Speaking to a packed house this morning, General Keith Alexander faced a skeptical, and hostile crowd during his keynote address. A first for the conference, the NSA director faced a State of the Union-like disruption, when someone in the darkened room shouted "bulls..t!" after the General commented that the U.S. Government, "stands for freedom."
The heckling happened several times, ending towards the end of the keynote when the General was holding a Q&A with Black Hat General Manager, Trey Ford.
After commenting that his reason for attending Black Hat was to ask the community represented by the attendees help the government (i.e. the NSA) "make it better" when it comes to data collection and the legal intercept programs, the unknown heckler responded to the General with a shout of, "read the Constitution!" to which Alexander responded, "I have, you should too."
For those sitting near CSO that were willing to talk, the heckling marked a low point in Black Hat's history, but it serves to show just how passionate InfoSec people are at times, and how much of a pressure point the NSA's actions have become.
The keynote left many attendees that CSO spoke with feeling as if they wasted their time. It wasn't that they didn't appreciate the General taking the time to speak, but the keynote was more of a presentation than a meaningful discussion, and when the questions came they were focused more on business than anything else.
General Alexander made no apologies for the news cycle this summer, one that has placed his agency directly in the crosshairs of the public, the media, and politicians on both sides of the isle. The intercept programs, he explained (reiterating previous remarks on the record) are managed with strict oversight. They acquire only the data that is needed for counter-terrorism programs, and it's collected in a way that is the least intrusive when it comes to privacy. This is the point that many disagreed with, and left many of them feeling let down.
However, the General did show how the controversial Sections 215 and 702 (known as PRISM) of the Patriot Act, were used to stop attacks. In fact, he said that 54 terror plots were stopped by the programs, and of the 13 plots halted in the U.S., 12 of them were directly linked to the intercept programs.
General Alexander's keynote at Black Hat also happens to fall on the same day that intelligence officials are slated to begin testifying on Capitol Hill in a Senate hearing on government surveillance. Shortly after the General began speaking, the Office of the Director of National Intelligence (ODNI), released three documents that were previously classified, including a records collection order under Section 215.
The three documents outline some of the basics of the intercept programs, and once again stress that only basic information is collected, and that most of the data "is never viewed." One of the ODNI's documents says that only those with proper training and authorization are allowed to access the collected data.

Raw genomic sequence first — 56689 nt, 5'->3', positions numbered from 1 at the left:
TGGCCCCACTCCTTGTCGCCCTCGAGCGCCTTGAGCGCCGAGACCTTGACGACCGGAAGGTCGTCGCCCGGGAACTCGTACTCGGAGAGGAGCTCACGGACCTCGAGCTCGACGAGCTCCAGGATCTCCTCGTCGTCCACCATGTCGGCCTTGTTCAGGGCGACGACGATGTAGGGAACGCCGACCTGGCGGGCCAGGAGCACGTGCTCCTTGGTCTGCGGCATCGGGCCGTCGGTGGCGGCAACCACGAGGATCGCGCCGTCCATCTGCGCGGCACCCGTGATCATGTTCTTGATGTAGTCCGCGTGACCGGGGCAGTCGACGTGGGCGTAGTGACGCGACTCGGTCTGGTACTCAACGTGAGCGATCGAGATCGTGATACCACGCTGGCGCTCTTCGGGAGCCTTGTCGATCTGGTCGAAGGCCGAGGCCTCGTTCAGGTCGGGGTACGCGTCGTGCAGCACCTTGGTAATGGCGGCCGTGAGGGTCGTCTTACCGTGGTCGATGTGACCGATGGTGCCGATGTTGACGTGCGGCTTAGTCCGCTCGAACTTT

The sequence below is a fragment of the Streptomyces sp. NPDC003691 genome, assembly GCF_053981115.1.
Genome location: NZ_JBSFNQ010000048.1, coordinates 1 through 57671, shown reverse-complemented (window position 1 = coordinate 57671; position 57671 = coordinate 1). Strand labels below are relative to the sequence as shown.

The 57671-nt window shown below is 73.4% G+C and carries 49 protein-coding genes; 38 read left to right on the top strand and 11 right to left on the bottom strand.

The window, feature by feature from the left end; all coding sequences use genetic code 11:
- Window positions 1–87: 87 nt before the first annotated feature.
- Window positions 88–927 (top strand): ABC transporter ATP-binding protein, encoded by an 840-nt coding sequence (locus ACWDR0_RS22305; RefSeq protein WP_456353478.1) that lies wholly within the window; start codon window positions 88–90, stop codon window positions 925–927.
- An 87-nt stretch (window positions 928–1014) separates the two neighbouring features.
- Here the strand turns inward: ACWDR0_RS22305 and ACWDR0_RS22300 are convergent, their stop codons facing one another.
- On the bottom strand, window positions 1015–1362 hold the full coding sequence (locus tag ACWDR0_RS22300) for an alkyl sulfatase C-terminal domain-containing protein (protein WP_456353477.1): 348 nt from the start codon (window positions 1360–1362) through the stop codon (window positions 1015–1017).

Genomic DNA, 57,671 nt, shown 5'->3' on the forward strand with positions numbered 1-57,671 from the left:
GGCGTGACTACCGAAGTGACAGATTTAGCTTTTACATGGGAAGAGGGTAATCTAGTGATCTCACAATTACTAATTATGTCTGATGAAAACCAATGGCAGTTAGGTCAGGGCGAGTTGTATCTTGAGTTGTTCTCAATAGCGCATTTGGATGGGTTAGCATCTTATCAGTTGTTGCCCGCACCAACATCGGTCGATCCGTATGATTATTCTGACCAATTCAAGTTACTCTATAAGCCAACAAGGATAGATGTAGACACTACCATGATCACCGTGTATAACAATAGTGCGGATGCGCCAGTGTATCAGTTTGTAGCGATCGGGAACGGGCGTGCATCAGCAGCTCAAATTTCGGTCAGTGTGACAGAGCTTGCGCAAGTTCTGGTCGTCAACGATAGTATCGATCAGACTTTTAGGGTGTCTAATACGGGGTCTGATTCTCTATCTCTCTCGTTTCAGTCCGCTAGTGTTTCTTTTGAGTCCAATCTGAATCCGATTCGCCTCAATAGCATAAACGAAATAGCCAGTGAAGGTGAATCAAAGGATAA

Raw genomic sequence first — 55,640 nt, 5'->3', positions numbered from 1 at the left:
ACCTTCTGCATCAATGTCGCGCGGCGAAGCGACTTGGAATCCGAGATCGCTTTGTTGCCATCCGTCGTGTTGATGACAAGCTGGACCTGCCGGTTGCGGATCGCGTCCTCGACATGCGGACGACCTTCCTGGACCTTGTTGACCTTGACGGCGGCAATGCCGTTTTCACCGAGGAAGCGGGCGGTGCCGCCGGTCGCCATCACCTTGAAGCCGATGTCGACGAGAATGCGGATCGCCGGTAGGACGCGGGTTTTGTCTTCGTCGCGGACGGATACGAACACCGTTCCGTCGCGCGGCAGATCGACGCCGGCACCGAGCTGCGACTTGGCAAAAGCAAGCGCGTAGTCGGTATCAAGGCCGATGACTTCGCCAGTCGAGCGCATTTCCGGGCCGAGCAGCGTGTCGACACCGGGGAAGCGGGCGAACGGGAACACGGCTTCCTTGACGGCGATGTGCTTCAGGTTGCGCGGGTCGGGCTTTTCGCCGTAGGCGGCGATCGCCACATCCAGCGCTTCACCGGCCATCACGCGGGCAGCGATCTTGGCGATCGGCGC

Yet, in what looks to be a contradiction (including going against what the General mentioned during his keynote), a footnote in the 215 order says that the FISA court understands that "technical personnel responsible for the NSA's underlying corporate infrastructure and the transmission of the [collected data] from the specified persons to [the] NSA will not receive special training regarding the authority granted herein."
According to General Alexander, only 22 people have access to the collected data in order to authorize a trace on a given piece of collected data, and only 35 people are allowed to query the database that houses all the collected data. So the footnote in the document released by the ODNI begs the question of who else in that infrastructure chain has access to the collected data (directly or otherwise) and where did Edward Snowden fit in?
CSO was unable to find anyone to address this apparent discrepancy on the record, and the topic of Eric Snowden was off limits with those attending Black Hat who represented a contractor or three-letter agency.
Also on Wednesday, adding another layer to the ODNI questions, a report from The Guardian, exposes the existence of XKeyscore, the "widest reaching" system the NSA has for developing intelligence from the Internet.
According to the report, this program "allows analysts to search with no prior authorization through vast databases containing emails, online chats and the browsing histories of millions of individuals, according to documents provided by whistleblower Edward Snowden."
General Alexander knew he was walking into a hot room, but he did it anyway. The problem most had with his address is that the questions asked of him focused on businesses, and not the customers they represent. While it was an embarrassing moment for the conference, the heckler's comments aptly summed up the mood of those sitting near CSO during the keynote:
"What I'm saying is that we don't trust you. How do we know you're not lying to us right now?"
Read more about data protection in CSOonline's Data Protection section.